Thyme is a culinary staple for our meats, soups, and sauces. But, did you know that there are other fun ways to use it?
It’s thyme to talk about why you should never run out of this magical herb in your pantry and how to enjoy it. Hippocrates’ legacy lives on today, as we continue to uncover new health benefits of thyme.
History of thyme
To the ancient Greeks, it was a symbol and a medicine.
The Greeks associated this herb with bravery and courage. They burned it in their temples and homes for purification and added it to their baths.
It was also used early on as herbal medicine. As early as 370 BC, Greek physicians like Hippocrates used it to treat respiratory and digestive illnesses.
Ways to enjoy it
There are many creative ways to use it beyond flavoring your foods:
- Cook with it: Thyme has a distinctive flavor that many people love. You can add it as a healthy substitute for salt to flavor your meats, vegetables, sauces, soups, and more.
- Drink it: You can drink it in the form of herbal tea. It often comes in teabags.
- Aromatherapy: Essential oils or candles containing thyme are perfect for spreading a minty aroma.
- Mouthwash: It can freshen your breath.
- Tincture for Skin: You can apply a thyme tincture (thyme steeped in alcohol over some time) to the skin for healing effects.
Seven health benefits
There are many unique health benefits of this herb, as if the aroma and taste weren’t enough reasons to justify using it every day.
1. Supports your nutrient needs
It’s a wonderful source of vitamin A, vitamin C, copper, iron, calcium, and manganese.
With so many vitamins and minerals that your body needs but can’t produce on its own, eating foods with thyme can meet your nutrition needs.
2. Helps when you’re sick
Have a cough? Thyme to the rescue!
Studies show that a thyme-ivy combination oil helped reduce coughing in people who had acute bronchitis.  You can either drink it in tea or use a scent diffuser that contains thyme.
Thymol, which is found in thyme, can also ward off bacteria and viruses to prevent or treat nasty illnesses. Plus, the vitamin C in thyme supports your immunity.
Hippocrates knew this early on.
3. Relieves pain
Essential oils with thymol have shown to have pain-relieving properties.  Thymol can also help reduce inflammation.
Whether you are in mild pain or have a burn or cut, thyme-based essential oils may serve as a great home remedy to heal wounds.
4. Reduce blood pressure and cholesterol
A specific type of thyme was shown to reduce blood pressure and cholesterol in rats.  However, human studies are needed to confirm the effect.
5. Improves your skin
Thyme is a natural anti-acne medication! Try mixing it with witch hazel, steeping in hot water, then applying it to your skin.
6. Fights cancer
Thyme contains carvacrol, which has been shown to stop colon cancer cells from multiplying and spreading.  Could this component be helpful for other types of cancer?
7. Improves digestion
Adding it to foods can help reduce bloating, gas, and digestive issues.  The oils that are found in thyme helps reduce how much gas your body naturally makes.
The bottom line
Thyme is a culinary and medicinal herb with a long history of use since Hippocrates and ancient Greece. Beyond its culinary uses, it can also be used as a mouthwash, scent, or skin ointment. It’s also rich in health benefits, making it a wonder herb. If you don’t have it in your pantry, it’s thyme to get some!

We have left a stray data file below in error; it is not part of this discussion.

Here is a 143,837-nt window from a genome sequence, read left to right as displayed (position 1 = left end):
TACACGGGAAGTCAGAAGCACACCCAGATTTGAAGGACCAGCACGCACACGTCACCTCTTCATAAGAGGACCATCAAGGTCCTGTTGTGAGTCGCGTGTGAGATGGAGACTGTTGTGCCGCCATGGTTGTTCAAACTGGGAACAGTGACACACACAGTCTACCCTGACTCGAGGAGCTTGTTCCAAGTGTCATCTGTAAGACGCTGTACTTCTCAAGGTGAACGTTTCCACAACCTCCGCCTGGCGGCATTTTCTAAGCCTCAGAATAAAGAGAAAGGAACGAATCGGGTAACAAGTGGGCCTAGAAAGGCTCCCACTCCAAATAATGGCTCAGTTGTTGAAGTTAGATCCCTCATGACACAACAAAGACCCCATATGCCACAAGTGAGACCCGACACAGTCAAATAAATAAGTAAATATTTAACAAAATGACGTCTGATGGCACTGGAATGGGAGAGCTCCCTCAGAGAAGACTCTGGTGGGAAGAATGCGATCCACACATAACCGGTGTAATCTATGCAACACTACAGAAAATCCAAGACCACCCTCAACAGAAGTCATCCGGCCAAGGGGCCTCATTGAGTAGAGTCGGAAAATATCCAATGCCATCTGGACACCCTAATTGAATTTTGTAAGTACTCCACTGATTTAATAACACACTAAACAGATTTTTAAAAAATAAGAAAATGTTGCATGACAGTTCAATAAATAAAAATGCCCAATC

This tremendous Greek herb, and a wide selection of others, are available for purchase from Olive Grove Market.
- Kemmerich B, Eberhardt R, Stammer H. Efficacy and tolerability of a fluid extract combination of thyme herb and ivy leaves and matched placebo in adults suffering from acute bronchitis with productive cough. A prospective, double-blind, placebo-controlled clinical trial. Arzneimittelforschung. 2006;56(9):652-60.
- De Sousa DP. Analgesic-like activity of essential oils constituents. Molecules. 2011 Mar 7;16(3):2233-52.
- Alamgeer, Akhtar MS, Jabeen Q, Khan HU, Maheen S, Haroon-Ur-Rash, Karim S, Rasool S, Malik MN, Khan K, Mushtaq MN, Latif F, Tabassum N, Khan AQ, Ahsan H, Khan W. Pharmacological evaluation of antihypertensive effect of aerial parts of Thymus linearis benth. Acta Pol Pharm. 2014 Jul-Aug;71(4):677-82.
- Fan K, Li X, Cao Y, Qi H, Li L, Zhang Q, Sun H. Carvacrol inhibits proliferation and induces apoptosis in human colon cancer cells. Anticancer Drugs. 2015 Sep;26(8):813-23.
- Larijani B, Esfahani MM, Moghimi M, Shams Ardakani MR, Keshavarz M, Kordafshari G, Nazem E, Hasani Ranjbar S, Mohammadi Kenari H, Zargaran A. Prevention and Treatment of Flatulence From a Traditional Persian Medicine Perspective. Iran Red Crescent Med J. 2016 Jan 31;18(4):e23664.
About the author
Chrissy Arsenault, MBA, RDN, LD, is a registered dietitian nutritionist and licensed dietitian based in Indianapolis. She obtained her bachelor of science in nutritional science at Cornell University and her MBA at Indiana University Kelley School of Business. She is the founder and CEO of a nutrition communications firm called Pink Pamplemousse LLC, where she creates engaging nutrition and wellness content for clients. She has also coached clients on various health conditions including heart disease, obesity, digestive issues and diabetes over the last seven years. Visit Chrissy’s website.
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